Kahina Van Dyke has a reminder for Black women everywhere: Don't “let the lack of imagination of others define your own ambition and dream.”
Lena Waithe has been intentional about creating jobs and other numerous opportunities for those she's collaborated with. It's an example we can all learn from.
Career coach and entrepreneur Reese Evans understands that sometimes we've got to step out of our comfort zone in order to step into the person we were meant to be.
The tennis star never backs down from a fight.
PayPal executive Peggy Alford might become the first African-American woman and second African-American to join Facebook's board of directors.
The queen lifts as she climbs. Take note.
While our Forever First Lady topped the list, can you guess the other Black women bosses who came in second and third?
As the masses celebrate April 2, 2019 as "Equal Pay Day," let's remember: Black women still make about 63 cents on every White man’s dollar.
The results from a recent survey showed that business communication through text is creating challenges for women due to stressful and uncomfortable encounters.
"I want to address the dire needs of this community and want to be a part of helping this city, state and ultimately the nation in finding solutions and alternatives to the choice of overcriminalizing poverty," says E.D. Aisha McWeay.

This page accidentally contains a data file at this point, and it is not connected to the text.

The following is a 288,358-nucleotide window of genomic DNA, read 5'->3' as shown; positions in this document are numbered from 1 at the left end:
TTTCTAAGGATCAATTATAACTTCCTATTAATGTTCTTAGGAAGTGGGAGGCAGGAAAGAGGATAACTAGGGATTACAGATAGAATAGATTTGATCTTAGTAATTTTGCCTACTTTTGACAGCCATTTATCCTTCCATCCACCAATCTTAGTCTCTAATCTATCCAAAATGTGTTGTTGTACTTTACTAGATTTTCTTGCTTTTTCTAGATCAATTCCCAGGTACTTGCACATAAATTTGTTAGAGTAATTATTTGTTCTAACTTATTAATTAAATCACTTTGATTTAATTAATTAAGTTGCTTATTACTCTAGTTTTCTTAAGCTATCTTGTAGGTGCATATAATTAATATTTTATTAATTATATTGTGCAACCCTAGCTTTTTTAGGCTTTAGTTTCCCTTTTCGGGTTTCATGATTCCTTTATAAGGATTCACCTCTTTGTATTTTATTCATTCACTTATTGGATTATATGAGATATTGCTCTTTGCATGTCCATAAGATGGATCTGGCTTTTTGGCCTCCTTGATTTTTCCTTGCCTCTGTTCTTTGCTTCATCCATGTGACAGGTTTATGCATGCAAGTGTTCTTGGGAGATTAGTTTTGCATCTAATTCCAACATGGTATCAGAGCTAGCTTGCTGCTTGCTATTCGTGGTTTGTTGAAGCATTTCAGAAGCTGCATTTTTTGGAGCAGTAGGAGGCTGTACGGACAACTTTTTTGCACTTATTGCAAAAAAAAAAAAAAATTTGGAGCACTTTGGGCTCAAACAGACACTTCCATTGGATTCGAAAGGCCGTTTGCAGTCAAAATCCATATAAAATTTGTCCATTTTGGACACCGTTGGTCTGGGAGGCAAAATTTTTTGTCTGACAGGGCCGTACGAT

Architectural designer Tiffany Brown is fusing her passion with her purpose and she's bringing her sisters along for the ride.
In an era where the role of an A&R is questioned, this music executive wants you to know artists need more than a streaming service to get to the next level.
Eight Black women shared with ESSENCE some of the challenges and misconceptions we often have about working for the NFL, NHL, NBA, and MLB.
Sisters Francina and Roderica James are ready to bring travelers back to their hometown of Detroit with their timeless and charming bed and breakfast.
Separating our jobs from our identity and sense of purpose isn't easy. Here, one writer explains what she learned from watching one of her favorite TV characters fall apart.
“I think it's past time that we're sitting in waiting on someone to invite us to their table when we could be creating a really beautiful one on our own,” says Victoria Jones, founder of The Collective.